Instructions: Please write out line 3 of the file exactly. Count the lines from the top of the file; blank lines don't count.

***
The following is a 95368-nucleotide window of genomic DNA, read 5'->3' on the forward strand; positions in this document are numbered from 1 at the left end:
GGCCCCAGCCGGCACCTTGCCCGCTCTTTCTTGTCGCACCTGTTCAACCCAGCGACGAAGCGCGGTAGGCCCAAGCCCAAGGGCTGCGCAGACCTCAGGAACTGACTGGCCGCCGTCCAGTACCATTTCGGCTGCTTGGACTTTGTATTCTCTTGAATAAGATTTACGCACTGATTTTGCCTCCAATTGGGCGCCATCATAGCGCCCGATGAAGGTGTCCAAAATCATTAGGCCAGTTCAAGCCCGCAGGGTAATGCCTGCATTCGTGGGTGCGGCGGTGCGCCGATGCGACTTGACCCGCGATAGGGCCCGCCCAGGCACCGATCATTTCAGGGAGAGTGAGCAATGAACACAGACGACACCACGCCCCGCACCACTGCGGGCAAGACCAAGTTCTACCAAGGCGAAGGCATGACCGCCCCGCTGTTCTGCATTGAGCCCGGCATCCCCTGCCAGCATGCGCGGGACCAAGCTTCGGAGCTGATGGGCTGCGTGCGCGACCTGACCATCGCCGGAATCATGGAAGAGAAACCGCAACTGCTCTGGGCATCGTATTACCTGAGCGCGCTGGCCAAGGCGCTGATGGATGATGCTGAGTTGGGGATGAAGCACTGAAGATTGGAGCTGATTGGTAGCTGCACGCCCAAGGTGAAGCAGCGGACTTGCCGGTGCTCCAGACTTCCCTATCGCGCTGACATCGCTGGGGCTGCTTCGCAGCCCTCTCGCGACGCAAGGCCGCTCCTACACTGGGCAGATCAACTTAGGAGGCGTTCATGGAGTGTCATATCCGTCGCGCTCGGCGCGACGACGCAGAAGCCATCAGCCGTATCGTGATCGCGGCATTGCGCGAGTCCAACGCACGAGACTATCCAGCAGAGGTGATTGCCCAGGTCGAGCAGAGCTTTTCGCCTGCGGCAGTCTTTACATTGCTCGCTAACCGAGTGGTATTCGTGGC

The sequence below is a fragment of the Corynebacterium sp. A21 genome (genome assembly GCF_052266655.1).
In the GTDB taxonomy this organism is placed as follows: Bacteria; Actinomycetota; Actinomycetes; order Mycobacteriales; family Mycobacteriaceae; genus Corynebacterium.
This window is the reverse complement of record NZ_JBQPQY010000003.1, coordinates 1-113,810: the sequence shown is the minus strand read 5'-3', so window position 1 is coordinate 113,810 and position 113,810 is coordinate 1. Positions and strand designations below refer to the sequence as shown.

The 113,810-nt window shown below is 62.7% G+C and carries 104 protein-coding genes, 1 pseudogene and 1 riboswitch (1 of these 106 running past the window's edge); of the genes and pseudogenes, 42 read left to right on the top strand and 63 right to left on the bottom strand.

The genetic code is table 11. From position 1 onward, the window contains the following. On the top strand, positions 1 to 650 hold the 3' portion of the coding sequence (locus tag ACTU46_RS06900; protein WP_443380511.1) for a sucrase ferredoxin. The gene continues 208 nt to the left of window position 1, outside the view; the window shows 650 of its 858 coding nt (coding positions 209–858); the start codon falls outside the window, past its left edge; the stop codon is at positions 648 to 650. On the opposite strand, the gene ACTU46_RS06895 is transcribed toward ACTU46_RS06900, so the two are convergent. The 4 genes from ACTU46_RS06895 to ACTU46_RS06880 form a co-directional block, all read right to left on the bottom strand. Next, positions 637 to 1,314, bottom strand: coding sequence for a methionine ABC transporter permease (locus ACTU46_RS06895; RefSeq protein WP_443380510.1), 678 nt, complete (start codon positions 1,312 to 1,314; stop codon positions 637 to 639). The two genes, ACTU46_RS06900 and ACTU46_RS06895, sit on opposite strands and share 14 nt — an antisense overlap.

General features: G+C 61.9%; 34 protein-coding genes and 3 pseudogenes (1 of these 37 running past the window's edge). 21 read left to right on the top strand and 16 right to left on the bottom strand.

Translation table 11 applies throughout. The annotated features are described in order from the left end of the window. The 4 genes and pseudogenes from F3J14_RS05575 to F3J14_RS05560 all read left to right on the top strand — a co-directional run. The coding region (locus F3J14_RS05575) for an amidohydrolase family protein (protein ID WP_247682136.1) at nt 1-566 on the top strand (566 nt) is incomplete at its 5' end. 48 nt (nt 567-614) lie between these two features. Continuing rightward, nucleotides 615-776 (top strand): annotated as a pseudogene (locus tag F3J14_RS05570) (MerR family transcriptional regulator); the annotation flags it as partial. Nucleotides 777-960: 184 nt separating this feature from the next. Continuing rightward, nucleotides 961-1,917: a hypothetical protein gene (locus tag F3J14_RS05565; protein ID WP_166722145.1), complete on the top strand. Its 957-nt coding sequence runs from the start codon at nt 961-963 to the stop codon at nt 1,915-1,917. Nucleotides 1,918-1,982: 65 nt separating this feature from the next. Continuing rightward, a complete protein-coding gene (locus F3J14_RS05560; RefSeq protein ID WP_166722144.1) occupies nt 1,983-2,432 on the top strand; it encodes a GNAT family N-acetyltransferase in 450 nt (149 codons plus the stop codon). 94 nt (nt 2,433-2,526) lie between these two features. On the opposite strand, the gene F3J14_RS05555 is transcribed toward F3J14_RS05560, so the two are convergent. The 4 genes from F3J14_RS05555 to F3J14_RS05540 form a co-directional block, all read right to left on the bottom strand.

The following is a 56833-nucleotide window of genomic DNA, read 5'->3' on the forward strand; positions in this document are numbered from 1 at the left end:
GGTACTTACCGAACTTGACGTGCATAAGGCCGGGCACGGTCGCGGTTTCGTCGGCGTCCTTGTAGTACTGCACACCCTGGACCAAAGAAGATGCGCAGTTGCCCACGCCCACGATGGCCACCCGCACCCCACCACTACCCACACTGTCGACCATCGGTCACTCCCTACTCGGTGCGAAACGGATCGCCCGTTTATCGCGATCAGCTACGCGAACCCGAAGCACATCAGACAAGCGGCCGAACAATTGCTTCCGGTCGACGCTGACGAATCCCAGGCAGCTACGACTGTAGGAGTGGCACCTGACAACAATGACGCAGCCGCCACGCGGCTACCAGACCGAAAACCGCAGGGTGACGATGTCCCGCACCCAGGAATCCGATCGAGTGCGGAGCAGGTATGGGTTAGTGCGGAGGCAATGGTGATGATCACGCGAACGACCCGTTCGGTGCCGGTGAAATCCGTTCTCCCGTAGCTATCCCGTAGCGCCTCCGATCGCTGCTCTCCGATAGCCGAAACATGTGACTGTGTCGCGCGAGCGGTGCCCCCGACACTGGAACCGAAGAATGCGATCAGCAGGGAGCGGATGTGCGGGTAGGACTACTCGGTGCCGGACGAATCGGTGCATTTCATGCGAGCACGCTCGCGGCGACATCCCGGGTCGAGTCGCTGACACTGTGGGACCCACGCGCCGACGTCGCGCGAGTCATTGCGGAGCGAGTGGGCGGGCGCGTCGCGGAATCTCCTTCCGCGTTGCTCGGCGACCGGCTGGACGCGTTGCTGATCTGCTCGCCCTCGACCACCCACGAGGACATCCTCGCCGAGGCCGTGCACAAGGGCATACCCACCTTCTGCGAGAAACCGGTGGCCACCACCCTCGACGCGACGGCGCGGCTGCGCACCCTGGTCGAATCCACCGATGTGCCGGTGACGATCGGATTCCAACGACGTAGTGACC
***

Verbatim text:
The sequence below is a fragment of the Corynebacterium sp. A21 genome (genome assembly GCF_052266655.1).